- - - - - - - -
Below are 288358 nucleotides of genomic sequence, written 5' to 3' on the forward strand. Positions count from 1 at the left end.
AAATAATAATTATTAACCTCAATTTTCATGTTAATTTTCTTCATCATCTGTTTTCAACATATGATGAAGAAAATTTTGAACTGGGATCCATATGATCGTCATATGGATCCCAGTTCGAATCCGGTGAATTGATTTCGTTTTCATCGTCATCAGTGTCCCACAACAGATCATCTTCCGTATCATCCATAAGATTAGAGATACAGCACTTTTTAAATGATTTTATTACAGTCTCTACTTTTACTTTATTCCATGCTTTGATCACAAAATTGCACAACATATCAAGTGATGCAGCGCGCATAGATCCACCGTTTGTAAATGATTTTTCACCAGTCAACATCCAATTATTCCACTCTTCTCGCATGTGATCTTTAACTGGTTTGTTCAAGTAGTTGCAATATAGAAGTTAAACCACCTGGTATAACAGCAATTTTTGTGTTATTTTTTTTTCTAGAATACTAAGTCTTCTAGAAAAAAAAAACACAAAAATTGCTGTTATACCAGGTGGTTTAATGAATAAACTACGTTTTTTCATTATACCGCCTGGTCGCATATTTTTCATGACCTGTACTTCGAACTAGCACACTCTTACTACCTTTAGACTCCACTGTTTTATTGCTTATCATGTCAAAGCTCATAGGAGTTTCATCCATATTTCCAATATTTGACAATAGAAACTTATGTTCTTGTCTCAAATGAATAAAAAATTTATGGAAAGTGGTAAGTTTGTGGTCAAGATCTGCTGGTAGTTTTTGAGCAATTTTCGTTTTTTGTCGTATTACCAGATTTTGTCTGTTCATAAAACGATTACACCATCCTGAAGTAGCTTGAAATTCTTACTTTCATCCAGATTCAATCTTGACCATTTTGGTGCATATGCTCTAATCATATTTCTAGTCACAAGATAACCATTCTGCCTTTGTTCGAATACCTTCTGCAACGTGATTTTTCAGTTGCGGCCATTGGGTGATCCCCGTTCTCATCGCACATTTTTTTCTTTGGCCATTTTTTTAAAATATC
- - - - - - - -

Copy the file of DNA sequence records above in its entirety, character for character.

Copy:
Below are 288358 nucleotides of genomic sequence, written 5' to 3' on the forward strand. Positions count from 1 at the left end.
AAATAATAATTATTAACCTCAATTTTCATGTTAATTTTCTTCATCATCTGTTTTCAACATATGATGAAGAAAATTTTGAACTGGGATCCATATGATCGTCATATGGATCCCAGTTCGAATCCGGTGAATTGATTTCGTTTTCATCGTCATCAGTGTCCCACAACAGATCATCTTCCGTATCATCCATAAGATTAGAGATACAGCACTTTTTAAATGATTTTATTACAGTCTCTACTTTTACTTTATTCCATGCTTTGATCACAAAATTGCACAACATATCAAGTGATGCAGCGCGCATAGATCCACCGTTTGTAAATGATTTTTCACCAGTCAACATCCAATTATTCCACTCTTCTCGCATGTGATCTTTAACTGGTTTGTTCAAGTAGTTGCAATATAGAAGTTAAACCACCTGGTATAACAGCAATTTTTGTGTTATTTTTTTTTCTAGAATACTAAGTCTTCTAGAAAAAAAAAACACAAAAATTGCTGTTATACCAGGTGGTTTAATGAATAAACTACGTTTTTTCATTATACCGCCTGGTCGCATATTTTTCATGACCTGTACTTCGAACTAGCACACTCTTACTACCTTTAGACTCCACTGTTTTATTGCTTATCATGTCAAAGCTCATAGGAGTTTCATCCATATTTCCAATATTTGACAATAGAAACTTATGTTCTTGTCTCAAATGAATAAAAAATTTATGGAAAGTGGTAAGTTTGTGGTCAAGATCTGCTGGTAGTTTTTGAGCAATTTTCGTTTTTTGTCGTATTACCAGATTTTGTCTGTTCATAAAACGATTACACCATCCTGAAGTAGCTTGAAATTCTTACTTTCATCCAGATTCAATCTTGACCATTTTGGTGCATATGCTCTAATCATATTTCTAGTCACAAGATAACCATTCTGCCTTTGTTCGAATACCTTCTGCAACGTGATTTTTCAGTTGCGGCCATTGGGTGATCCCCGTTCTCATCGCACATTTTTTTCTTTGGCCATTTTTTTAAAATATC